Aside from the FBI Warning, there are real costs associated with data breaches and non-compliance has never been greater for healthcare. 

Need Some Tips on Improving Healthcare Security? 

Watch our 2 Part Video: For helpful tips on how to manage these changes, we’ve put together a short 2 part video series on how to improve healthcare security without spending a fortune.

Part 1 covers the shift in the regulatory and risk environment and Part 2 goes through some helpful tips on how to cost-effectively improve healthcare security


Read a SolarWinds security expert developed guide on improving security:  For more information, read this free white paper to understand more about healthcare IT security and risk management.


Share your tips and tricks here too.  We'd love to keep the conversation going. 

The Heartbleed survey results are in – and the good news is that the vast majority SolarWinds Thwack Users are in the know and on top of it (of course, this comes as no surprise!).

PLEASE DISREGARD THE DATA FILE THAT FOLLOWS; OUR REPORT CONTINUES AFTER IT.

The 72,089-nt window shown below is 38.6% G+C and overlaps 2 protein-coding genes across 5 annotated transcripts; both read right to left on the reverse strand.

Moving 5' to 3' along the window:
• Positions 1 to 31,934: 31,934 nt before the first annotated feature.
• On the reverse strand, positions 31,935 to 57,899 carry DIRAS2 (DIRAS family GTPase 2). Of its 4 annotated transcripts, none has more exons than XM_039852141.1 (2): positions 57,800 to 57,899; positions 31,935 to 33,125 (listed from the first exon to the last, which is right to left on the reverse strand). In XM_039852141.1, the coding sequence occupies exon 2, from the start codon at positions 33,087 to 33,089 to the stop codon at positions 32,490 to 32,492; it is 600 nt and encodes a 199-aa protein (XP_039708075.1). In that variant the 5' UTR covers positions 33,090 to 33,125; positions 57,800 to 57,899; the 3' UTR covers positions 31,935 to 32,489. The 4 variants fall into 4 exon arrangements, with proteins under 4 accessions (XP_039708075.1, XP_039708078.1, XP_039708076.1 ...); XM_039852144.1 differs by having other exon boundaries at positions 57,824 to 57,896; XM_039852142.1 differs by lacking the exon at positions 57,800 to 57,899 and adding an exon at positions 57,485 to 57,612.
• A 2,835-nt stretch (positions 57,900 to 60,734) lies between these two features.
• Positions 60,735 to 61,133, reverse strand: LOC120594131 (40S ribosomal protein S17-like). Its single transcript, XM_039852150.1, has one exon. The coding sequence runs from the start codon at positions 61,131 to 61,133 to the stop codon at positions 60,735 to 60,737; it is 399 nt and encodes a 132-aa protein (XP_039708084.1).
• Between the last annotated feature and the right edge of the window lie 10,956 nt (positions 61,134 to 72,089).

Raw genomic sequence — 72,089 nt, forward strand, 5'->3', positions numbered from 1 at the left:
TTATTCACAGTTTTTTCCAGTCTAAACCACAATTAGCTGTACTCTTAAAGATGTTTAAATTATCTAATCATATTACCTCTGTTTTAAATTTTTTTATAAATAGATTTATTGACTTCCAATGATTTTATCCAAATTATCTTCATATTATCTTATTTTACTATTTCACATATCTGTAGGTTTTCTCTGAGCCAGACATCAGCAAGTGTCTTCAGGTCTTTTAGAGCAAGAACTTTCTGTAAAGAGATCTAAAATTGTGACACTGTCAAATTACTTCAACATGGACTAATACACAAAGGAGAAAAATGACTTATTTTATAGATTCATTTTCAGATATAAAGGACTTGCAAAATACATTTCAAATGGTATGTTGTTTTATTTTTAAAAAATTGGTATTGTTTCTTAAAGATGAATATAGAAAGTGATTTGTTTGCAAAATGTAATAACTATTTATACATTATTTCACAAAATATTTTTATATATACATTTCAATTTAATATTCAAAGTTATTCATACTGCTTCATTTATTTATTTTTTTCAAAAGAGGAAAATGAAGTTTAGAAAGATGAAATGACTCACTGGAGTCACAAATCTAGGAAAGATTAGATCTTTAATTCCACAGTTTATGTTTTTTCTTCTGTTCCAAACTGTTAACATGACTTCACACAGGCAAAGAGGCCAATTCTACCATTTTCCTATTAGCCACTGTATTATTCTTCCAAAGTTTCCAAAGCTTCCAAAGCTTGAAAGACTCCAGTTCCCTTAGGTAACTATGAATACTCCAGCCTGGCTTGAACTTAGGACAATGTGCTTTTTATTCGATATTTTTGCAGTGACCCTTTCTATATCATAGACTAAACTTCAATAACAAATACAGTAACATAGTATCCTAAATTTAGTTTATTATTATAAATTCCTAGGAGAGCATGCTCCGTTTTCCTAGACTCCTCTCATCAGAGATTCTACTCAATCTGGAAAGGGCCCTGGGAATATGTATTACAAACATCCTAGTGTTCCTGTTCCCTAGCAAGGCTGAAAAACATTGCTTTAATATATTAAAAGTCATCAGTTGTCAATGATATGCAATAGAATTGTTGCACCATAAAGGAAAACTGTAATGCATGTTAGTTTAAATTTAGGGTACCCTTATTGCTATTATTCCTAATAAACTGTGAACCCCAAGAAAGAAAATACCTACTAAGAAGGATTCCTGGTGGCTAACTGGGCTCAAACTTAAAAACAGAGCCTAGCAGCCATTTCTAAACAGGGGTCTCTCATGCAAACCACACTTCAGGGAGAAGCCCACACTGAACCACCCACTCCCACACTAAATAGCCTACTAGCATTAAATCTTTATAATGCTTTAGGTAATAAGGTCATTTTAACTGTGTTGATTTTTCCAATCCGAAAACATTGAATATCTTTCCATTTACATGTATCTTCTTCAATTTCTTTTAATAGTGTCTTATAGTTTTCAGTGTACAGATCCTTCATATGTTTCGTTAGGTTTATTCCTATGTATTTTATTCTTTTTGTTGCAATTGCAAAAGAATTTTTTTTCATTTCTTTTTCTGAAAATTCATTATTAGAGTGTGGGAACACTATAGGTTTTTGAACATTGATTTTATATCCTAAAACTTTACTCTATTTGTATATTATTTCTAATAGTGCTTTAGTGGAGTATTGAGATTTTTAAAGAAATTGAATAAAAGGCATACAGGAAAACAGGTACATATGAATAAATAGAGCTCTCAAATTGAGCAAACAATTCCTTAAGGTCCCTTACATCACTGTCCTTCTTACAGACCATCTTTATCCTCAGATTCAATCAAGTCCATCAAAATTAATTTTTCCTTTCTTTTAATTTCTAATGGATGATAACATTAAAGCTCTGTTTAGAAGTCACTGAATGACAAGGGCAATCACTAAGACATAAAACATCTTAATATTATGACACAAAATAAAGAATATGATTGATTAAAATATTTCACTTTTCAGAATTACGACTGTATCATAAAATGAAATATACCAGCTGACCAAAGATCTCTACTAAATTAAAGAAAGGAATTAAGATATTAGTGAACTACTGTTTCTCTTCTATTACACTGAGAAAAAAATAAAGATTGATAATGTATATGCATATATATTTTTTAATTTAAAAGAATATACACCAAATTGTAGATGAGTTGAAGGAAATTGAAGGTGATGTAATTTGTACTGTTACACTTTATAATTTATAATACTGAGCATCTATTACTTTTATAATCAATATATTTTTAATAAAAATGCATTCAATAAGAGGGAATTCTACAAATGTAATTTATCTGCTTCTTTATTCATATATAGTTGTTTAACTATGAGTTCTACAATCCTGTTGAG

Here are the results



  • Of those 61 respondents surveyed – only 6.6% were not sure if they were effected by the Heartbleed vulnerability and 100% were aware of the vulnerability.

  • When asked if the organization had a clear action plan to address Heartbleed – a whopping 81% were not vulnerable or had fully addressed the vulnerability.  Only 5% were still trying to identify steps or didn’t know what to do.




  • The cleanup of Heartbleed has made an impact on IT, but there is confidence in fast remediation for the most part.  Almost half of respondents said it only took hours to address.  30% said days, 11% said weeks and 10% were not sure.






  • When asked about overall effort/cost of tasks associated with the cleanup, the largest cited effort was following up with vendors to determine if products were effected. In second place – replacing digital certificates was cited and addressing customer concerns about the privacy of data was in third.  Surprisingly, addressing internal concerns about the vulnerability was ranked last, which is either a promising indicator of fast and clear communication as part of the incident response process or a lack of security awareness.